Ramblings About Magic and Belief and Yadda Yadda
Reading the Invisibles
again recently got me thinking about magic again for the first time in a while. Not as something to practice, just something to think about. Like the way I am with religion.Grant Morrison
's views on magic always appealed to me. Grant believes magic is pretty much just a way to trick your mind into doing things it can, but you don't know how to do, and that if it takes a ritual to convince your brain, you do that but it has no inherent power, because it's all you.
I can see the wisdom of using a crutch when it is in fact a useful tool. The trick is remembering they're all tools, and being able to make it work anyway. Temporary belief.
I myself don't know if magic is real or not but have had friends who did, like my Brazilian friend Angel
, who was a serious believer, of some kind of Santeria-like Catholic strain of healing magic. We argued about it a lot, which I regret now, not because I believe differently, exactly, but that I was so inconsiderate, knowing everything before I'd experienced anything. I wince. Does everyone?
I was more of a rationalist absolutist back then, and she left me with a lot of doubt on the issue, which reading Grant Morrison (whom she liked, along with Ennis' Hellblazer
--particularly the First of the Fallen) strengthened. Not so much my otherwise guru Alan Moore
, because...well, I always had an interest in it, but the arcana, frankly, is really corny. Do NOT show me Crowley. That was something I almost didn't forgive Moore in Promethea
, which I otherwise enjoyed--especially the walk through the Kabbalah, because the superhero stuff that others love to rave about so much, apart from the excellent J.H. Williams
art, wasn't my thing. But.... CROWLEY?
You've got the much more interesting Austin Osman Spare in there too, but you barely show us him, but on every level you focus on that walking cliche Crowley
I mean, if the process of art is magic, as both men like to say, and that's my favorite way of looking at it--something greater than the sum of its parts with no apparent reason for being and yet, there it is, something from nothing? A better model for that
kind of sorcerer image is William S. Burroughs, I'd think. Who Moore actually introduced me to, via one page in Watchmen
I read in 1987.
The thing is, if magic is of any use, it's not against rationality, because it wouldn't work if on some level it did not make sense. What YOU
(or I) know and can understand is not the same as rationality. It may not make sense, but how many other things you deal with each day don't actually make sense to you?You don't know what you don't know.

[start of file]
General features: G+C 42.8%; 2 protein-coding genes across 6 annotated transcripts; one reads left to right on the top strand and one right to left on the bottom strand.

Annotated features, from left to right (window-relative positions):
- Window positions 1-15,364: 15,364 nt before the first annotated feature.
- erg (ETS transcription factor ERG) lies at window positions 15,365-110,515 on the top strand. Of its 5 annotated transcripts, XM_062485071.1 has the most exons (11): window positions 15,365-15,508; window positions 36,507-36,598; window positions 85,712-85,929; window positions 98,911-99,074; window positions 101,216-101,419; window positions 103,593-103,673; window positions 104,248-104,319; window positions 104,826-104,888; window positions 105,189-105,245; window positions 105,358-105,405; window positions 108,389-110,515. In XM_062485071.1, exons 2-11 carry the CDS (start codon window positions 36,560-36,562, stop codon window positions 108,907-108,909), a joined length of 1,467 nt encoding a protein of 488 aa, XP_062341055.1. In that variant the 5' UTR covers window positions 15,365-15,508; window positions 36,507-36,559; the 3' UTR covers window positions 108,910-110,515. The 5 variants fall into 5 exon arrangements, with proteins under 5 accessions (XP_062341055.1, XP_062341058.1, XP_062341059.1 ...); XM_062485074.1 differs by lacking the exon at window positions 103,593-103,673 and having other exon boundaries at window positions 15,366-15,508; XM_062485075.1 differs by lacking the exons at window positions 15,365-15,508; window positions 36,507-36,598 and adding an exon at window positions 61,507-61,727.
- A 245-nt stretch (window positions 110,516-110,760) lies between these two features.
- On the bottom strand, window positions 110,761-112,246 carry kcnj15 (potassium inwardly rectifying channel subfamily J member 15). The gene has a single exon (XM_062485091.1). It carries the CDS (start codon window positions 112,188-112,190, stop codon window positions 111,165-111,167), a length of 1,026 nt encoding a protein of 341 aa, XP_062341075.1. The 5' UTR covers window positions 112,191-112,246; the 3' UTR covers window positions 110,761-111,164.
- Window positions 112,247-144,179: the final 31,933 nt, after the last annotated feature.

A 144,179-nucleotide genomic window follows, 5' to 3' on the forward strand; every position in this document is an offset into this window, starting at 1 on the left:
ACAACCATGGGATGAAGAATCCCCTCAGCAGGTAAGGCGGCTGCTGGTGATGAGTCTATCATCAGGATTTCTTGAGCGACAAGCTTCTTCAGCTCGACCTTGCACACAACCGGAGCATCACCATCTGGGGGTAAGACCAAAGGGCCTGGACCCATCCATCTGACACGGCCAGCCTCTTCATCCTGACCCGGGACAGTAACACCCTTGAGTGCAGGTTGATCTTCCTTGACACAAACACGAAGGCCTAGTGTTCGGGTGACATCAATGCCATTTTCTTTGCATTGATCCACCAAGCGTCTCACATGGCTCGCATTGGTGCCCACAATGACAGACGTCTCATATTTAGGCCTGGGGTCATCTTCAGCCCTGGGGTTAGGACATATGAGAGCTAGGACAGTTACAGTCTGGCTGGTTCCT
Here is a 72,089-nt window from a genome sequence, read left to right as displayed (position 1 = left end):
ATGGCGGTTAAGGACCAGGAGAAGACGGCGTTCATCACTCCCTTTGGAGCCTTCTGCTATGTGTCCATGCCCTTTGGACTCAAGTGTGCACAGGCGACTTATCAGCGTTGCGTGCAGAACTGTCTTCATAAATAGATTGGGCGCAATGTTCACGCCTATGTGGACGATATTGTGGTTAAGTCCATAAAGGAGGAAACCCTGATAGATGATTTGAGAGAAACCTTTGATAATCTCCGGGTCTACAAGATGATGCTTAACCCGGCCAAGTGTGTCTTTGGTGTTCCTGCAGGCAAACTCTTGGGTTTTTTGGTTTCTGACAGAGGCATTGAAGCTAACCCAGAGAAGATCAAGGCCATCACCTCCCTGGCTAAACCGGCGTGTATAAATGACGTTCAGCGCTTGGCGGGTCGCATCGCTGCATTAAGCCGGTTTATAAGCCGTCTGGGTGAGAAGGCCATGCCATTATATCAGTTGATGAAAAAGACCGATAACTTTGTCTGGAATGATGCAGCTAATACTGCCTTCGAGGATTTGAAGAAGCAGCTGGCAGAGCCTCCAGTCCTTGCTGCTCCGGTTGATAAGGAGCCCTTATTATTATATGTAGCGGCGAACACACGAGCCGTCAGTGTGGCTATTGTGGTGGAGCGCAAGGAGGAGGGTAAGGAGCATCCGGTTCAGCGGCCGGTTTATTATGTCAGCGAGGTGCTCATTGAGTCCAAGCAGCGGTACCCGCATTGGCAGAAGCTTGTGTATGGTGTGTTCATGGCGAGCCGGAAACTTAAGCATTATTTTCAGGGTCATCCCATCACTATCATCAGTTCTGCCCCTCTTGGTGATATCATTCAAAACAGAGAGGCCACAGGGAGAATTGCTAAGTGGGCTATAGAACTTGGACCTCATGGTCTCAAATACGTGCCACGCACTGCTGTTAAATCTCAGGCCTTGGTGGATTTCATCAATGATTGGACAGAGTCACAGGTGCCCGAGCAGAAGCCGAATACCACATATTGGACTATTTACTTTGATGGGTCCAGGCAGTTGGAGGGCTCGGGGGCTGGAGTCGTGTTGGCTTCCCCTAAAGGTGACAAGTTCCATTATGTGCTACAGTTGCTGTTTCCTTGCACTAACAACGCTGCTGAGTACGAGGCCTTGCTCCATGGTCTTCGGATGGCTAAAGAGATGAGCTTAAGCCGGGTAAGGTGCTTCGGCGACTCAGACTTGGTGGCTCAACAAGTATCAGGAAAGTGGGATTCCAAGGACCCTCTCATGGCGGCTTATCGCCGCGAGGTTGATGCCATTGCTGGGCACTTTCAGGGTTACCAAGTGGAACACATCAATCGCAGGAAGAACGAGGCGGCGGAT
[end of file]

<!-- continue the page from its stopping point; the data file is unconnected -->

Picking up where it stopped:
If it works (if, and in no way am I saying, apart from art, that it does) then it makes sense on some level that you're not on. It's just that it deals with things we perhaps don't know how to describe rationally yet. But the limits of our knowledge doesn't change that if something works, it is rational, only what can happen does happen, and if something does not work there is no sense believing in it. The only real irrationality here would be blind denial calling itself(but what is not) faith.
Always remember, in art or anything: You owe your tools nothing.
Myself, I don't know if I believe, because I'm not so arrogant. I don't know
what I don't know
. But I do not fuck with it because I am not in full cognizance of what's brewing in my subconscious. I suspect something self-defeating lurks down there. I once tried to perform a sigil in the manner Grant once defined (famously in a letter column in the Invisibles,
in an attempt to increase sales), and quite poetically got THE EXACT OPPOSITE
, point for point, of what I'd wanted.
Incidentally, I met Grant once in 1996 in San Francisco, at Comix Experience, as mentioned previously here
. I didn't say what I spoke about though. I told him of my plight when I tried his method, and asked him what one does then, if your own subconscious were acting against you: how would you know? He said something in very quiet Glaswegian, and as mentioned before, I was polite and pretended I understood.
Oh, and Mindless Ones have a new podcast interview with him
, partly about his new book Supergods
. Understand him if you can.
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Labels: comics, grant morrison, it's all about ME, magic, psychology